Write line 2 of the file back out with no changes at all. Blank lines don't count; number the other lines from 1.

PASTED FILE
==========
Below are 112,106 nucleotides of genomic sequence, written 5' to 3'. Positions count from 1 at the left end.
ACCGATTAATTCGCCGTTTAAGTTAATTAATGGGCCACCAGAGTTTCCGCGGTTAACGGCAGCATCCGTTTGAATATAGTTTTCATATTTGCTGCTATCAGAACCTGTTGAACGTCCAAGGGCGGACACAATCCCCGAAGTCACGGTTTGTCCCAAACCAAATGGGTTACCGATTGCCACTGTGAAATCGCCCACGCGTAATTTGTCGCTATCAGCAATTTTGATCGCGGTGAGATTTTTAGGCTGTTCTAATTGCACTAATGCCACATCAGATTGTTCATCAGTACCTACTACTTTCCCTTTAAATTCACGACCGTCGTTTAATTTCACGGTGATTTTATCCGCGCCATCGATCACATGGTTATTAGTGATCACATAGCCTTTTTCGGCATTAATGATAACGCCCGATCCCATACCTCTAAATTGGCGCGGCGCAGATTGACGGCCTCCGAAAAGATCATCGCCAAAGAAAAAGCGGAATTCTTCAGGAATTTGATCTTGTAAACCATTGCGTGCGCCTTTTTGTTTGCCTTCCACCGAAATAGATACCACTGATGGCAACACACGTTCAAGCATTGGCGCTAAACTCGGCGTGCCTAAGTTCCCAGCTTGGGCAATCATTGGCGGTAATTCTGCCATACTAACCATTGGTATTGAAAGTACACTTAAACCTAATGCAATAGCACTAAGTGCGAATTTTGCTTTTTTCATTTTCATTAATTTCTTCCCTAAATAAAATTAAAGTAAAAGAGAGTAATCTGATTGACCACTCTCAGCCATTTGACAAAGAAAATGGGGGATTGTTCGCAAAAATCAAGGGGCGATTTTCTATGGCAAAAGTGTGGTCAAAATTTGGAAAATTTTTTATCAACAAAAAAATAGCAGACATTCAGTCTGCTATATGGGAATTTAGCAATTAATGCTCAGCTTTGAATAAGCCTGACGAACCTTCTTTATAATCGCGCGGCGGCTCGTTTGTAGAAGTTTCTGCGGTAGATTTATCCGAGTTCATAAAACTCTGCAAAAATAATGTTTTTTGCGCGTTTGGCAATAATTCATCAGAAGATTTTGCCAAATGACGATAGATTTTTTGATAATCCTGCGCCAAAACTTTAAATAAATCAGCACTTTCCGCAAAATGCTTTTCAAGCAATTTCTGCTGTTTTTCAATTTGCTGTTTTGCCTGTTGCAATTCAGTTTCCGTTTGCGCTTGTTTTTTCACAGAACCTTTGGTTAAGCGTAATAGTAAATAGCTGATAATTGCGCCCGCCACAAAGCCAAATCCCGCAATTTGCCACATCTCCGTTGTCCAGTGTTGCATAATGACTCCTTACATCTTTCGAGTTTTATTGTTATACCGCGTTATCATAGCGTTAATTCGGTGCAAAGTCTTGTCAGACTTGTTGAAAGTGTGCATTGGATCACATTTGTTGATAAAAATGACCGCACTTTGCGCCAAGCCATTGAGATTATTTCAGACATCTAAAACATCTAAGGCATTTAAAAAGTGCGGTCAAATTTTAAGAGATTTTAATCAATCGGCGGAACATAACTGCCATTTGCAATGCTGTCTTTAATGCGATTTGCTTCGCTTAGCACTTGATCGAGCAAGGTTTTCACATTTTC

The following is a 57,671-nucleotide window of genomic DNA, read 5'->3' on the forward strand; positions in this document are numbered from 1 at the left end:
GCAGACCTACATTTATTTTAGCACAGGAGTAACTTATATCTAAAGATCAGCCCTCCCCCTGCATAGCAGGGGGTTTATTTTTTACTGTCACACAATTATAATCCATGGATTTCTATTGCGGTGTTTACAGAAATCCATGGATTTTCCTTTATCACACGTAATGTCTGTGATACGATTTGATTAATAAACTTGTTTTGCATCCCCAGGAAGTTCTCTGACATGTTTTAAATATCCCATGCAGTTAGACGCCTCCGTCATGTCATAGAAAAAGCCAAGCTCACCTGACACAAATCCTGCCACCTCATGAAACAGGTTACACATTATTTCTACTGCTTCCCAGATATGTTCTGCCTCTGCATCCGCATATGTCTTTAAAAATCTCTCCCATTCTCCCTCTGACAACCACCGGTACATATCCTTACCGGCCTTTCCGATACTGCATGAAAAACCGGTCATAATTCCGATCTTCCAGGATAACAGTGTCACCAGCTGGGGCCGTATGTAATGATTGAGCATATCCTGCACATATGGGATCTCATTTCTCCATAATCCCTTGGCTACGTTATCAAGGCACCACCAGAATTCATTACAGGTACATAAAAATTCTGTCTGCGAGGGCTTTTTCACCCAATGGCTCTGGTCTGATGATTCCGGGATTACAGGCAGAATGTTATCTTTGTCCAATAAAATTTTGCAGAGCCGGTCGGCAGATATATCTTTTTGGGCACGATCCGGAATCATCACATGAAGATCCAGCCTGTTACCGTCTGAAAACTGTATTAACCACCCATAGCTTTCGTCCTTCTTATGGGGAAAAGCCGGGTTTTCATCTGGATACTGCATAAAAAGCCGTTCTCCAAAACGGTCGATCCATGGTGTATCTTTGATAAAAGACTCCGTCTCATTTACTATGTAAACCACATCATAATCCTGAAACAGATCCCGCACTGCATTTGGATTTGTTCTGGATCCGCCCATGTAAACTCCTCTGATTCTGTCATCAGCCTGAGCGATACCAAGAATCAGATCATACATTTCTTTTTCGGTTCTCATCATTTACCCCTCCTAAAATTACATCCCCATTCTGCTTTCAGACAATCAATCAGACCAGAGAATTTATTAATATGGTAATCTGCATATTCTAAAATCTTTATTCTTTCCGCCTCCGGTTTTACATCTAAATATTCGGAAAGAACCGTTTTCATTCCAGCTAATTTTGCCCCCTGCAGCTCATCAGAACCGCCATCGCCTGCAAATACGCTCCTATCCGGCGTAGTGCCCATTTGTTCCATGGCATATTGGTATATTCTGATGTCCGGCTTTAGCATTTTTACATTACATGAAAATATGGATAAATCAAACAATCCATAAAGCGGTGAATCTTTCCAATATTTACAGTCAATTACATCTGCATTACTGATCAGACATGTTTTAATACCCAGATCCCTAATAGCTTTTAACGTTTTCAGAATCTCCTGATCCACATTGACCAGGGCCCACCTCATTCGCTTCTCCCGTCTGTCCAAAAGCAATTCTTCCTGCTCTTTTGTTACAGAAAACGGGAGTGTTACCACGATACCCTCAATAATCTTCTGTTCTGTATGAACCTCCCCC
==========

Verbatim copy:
ACCGATTAATTCGCCGTTTAAGTTAATTAATGGGCCACCAGAGTTTCCGCGGTTAACGGCAGCATCCGTTTGAATATAGTTTTCATATTTGCTGCTATCAGAACCTGTTGAACGTCCAAGGGCGGACACAATCCCCGAAGTCACGGTTTGTCCCAAACCAAATGGGTTACCGATTGCCACTGTGAAATCGCCCACGCGTAATTTGTCGCTATCAGCAATTTTGATCGCGGTGAGATTTTTAGGCTGTTCTAATTGCACTAATGCCACATCAGATTGTTCATCAGTACCTACTACTTTCCCTTTAAATTCACGACCGTCGTTTAATTTCACGGTGATTTTATCCGCGCCATCGATCACATGGTTATTAGTGATCACATAGCCTTTTTCGGCATTAATGATAACGCCCGATCCCATACCTCTAAATTGGCGCGGCGCAGATTGACGGCCTCCGAAAAGATCATCGCCAAAGAAAAAGCGGAATTCTTCAGGAATTTGATCTTGTAAACCATTGCGTGCGCCTTTTTGTTTGCCTTCCACCGAAATAGATACCACTGATGGCAACACACGTTCAAGCATTGGCGCTAAACTCGGCGTGCCTAAGTTCCCAGCTTGGGCAATCATTGGCGGTAATTCTGCCATACTAACCATTGGTATTGAAAGTACACTTAAACCTAATGCAATAGCACTAAGTGCGAATTTTGCTTTTTTCATTTTCATTAATTTCTTCCCTAAATAAAATTAAAGTAAAAGAGAGTAATCTGATTGACCACTCTCAGCCATTTGACAAAGAAAATGGGGGATTGTTCGCAAAAATCAAGGGGCGATTTTCTATGGCAAAAGTGTGGTCAAAATTTGGAAAATTTTTTATCAACAAAAAAATAGCAGACATTCAGTCTGCTATATGGGAATTTAGCAATTAATGCTCAGCTTTGAATAAGCCTGACGAACCTTCTTTATAATCGCGCGGCGGCTCGTTTGTAGAAGTTTCTGCGGTAGATTTATCCGAGTTCATAAAACTCTGCAAAAATAATGTTTTTTGCGCGTTTGGCAATAATTCATCAGAAGATTTTGCCAAATGACGATAGATTTTTTGATAATCCTGCGCCAAAACTTTAAATAAATCAGCACTTTCCGCAAAATGCTTTTCAAGCAATTTCTGCTGTTTTTCAATTTGCTGTTTTGCCTGTTGCAATTCAGTTTCCGTTTGCGCTTGTTTTTTCACAGAACCTTTGGTTAAGCGTAATAGTAAATAGCTGATAATTGCGCCCGCCACAAAGCCAAATCCCGCAATTTGCCACATCTCCGTTGTCCAGTGTTGCATAATGACTCCTTACATCTTTCGAGTTTTATTGTTATACCGCGTTATCATAGCGTTAATTCGGTGCAAAGTCTTGTCAGACTTGTTGAAAGTGTGCATTGGATCACATTTGTTGATAAAAATGACCGCACTTTGCGCCAAGCCATTGAGATTATTTCAGACATCTAAAACATCTAAGGCATTTAAAAAGTGCGGTCAAATTTTAAGAGATTTTAATCAATCGGCGGAACATAACTGCCATTTGCAATGCTGTCTTTAATGCGATTTGCTTCGCTTAGCACTTGATCGAGCAAGGTTTTCACATTTTC